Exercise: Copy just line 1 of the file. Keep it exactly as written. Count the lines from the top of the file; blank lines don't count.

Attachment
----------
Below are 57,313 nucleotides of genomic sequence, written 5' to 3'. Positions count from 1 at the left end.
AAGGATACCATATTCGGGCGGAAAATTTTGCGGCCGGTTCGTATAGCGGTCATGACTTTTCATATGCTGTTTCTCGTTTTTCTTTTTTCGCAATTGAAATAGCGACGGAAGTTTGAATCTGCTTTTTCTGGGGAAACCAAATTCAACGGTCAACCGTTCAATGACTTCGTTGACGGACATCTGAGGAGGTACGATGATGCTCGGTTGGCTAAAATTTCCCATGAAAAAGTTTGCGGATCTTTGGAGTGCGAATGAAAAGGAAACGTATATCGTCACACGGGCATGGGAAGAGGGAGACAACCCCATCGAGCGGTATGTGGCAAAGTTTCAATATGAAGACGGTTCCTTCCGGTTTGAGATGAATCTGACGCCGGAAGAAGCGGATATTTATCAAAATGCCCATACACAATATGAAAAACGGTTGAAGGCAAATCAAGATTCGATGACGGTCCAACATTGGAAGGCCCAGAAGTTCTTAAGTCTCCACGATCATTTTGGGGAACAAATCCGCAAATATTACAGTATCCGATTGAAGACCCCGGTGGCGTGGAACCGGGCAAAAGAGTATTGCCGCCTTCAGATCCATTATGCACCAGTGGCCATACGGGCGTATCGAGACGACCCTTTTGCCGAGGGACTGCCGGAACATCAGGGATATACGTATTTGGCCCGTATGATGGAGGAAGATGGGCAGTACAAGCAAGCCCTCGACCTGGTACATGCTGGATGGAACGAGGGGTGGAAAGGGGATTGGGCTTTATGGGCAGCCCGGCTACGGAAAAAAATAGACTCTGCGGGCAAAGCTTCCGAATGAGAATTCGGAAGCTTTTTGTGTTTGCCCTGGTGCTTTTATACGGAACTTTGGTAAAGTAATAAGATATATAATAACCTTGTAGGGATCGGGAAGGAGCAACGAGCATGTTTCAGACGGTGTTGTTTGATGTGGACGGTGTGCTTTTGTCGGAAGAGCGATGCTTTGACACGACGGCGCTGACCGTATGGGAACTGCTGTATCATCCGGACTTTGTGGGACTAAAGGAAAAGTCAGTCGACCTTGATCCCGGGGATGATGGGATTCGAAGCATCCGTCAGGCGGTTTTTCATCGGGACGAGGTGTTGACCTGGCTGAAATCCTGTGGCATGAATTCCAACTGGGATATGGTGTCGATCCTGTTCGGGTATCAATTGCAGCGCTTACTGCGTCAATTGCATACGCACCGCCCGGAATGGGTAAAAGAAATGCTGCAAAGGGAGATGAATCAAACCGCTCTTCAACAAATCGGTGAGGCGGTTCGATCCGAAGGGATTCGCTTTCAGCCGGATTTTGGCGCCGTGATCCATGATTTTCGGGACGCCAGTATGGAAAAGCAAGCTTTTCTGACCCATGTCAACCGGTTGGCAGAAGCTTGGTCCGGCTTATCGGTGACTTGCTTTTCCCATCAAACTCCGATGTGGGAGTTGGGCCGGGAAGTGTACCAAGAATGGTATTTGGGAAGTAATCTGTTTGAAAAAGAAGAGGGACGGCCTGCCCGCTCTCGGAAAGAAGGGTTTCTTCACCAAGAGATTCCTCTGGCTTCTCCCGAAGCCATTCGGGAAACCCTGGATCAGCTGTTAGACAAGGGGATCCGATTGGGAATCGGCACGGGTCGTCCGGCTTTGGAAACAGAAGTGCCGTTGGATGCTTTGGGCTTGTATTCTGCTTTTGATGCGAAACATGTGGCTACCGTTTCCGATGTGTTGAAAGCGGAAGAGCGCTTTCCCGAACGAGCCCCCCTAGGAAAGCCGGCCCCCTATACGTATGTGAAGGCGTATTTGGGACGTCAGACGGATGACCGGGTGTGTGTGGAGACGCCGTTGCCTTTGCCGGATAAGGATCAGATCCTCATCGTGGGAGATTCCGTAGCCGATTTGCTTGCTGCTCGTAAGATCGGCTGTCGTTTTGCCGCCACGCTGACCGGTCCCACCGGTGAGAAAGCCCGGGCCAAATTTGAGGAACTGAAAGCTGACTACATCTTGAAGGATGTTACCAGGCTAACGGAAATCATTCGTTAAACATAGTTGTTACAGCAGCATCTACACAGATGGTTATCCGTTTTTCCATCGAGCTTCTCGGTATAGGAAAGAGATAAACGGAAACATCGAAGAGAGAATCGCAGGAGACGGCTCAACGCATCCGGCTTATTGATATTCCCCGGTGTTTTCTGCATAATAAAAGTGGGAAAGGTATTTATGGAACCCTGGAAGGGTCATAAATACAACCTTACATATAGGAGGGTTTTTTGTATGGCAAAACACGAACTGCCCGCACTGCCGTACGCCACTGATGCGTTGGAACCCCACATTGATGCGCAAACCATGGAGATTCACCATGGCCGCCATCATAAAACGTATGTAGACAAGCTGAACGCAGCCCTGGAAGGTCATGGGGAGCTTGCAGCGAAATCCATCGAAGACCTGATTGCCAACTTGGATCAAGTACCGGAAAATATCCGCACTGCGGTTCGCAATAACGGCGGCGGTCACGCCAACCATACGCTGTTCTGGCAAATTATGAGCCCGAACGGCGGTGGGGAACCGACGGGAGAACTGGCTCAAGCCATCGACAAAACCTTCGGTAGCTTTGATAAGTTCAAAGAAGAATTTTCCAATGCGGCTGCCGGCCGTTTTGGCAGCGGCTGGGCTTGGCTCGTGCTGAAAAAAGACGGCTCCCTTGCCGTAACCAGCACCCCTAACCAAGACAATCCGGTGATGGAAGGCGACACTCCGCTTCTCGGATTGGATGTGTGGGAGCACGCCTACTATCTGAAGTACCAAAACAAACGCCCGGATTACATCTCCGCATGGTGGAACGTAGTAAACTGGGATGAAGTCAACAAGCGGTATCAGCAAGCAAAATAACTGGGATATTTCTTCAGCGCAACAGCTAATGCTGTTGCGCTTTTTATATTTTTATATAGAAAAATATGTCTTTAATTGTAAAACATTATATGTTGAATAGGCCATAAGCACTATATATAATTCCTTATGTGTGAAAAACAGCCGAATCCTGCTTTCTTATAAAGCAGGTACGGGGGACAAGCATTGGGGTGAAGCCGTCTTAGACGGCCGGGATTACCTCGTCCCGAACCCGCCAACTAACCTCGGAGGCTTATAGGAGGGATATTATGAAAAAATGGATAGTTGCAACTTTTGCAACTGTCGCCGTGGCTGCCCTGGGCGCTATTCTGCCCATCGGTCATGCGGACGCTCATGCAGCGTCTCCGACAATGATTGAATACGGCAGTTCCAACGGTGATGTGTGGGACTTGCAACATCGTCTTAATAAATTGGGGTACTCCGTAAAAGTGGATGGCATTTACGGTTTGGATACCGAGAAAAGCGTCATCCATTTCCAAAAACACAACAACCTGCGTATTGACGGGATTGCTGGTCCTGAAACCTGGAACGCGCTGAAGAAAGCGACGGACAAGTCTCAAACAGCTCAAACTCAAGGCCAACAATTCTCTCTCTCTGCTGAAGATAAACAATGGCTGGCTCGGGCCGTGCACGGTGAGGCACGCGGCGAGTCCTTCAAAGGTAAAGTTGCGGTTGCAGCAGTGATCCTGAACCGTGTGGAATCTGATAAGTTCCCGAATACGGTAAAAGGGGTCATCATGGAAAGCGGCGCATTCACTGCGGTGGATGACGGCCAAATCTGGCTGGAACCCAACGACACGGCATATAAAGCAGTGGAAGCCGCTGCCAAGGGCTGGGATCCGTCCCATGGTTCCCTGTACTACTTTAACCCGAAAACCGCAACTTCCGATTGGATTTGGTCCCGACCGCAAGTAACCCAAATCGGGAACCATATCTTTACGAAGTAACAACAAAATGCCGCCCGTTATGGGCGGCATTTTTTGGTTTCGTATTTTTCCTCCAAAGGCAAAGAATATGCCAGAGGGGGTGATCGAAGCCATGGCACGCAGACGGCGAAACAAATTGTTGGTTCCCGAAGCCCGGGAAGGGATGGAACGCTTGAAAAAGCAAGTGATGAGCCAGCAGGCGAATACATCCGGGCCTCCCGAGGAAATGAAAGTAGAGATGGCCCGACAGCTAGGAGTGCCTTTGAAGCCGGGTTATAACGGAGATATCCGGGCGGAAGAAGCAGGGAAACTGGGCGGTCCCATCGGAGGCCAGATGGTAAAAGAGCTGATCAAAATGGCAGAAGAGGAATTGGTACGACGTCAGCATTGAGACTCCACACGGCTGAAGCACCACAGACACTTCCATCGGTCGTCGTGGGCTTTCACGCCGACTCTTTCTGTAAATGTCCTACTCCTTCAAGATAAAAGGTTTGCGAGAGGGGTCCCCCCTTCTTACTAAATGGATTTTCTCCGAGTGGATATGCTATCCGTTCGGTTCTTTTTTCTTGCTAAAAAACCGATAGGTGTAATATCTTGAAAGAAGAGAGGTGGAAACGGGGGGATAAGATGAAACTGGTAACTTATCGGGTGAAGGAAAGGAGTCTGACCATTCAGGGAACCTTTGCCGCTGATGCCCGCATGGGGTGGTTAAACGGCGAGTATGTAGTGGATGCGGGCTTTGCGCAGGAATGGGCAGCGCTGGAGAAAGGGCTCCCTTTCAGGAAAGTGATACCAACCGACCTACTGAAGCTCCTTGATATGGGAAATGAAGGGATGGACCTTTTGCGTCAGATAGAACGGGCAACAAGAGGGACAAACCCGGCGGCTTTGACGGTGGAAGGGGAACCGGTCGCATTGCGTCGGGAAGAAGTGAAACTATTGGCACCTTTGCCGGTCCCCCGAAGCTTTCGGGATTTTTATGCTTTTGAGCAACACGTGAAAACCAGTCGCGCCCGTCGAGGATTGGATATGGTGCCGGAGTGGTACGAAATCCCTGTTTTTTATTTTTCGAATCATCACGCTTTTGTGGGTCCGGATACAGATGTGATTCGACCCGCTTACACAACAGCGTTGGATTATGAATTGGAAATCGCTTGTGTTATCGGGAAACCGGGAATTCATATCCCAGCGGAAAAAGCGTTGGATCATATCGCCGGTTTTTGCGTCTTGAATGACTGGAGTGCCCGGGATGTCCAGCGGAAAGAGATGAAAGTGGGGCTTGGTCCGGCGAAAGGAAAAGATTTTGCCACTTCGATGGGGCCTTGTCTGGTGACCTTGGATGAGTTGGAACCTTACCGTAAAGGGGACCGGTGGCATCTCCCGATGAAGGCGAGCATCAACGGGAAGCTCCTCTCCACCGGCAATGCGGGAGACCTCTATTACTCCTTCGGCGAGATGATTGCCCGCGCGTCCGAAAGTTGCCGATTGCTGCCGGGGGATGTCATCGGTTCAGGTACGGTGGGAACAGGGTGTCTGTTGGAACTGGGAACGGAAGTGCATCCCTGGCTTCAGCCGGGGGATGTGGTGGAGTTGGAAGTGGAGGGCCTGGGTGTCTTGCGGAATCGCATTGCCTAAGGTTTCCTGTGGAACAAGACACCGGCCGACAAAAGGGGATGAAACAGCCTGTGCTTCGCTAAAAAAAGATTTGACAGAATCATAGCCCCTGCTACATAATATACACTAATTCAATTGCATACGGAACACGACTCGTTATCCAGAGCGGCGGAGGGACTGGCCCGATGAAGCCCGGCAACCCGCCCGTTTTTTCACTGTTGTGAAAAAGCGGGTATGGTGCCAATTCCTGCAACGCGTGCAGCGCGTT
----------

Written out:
Below are 57,313 nucleotides of genomic sequence, written 5' to 3'. Positions count from 1 at the left end.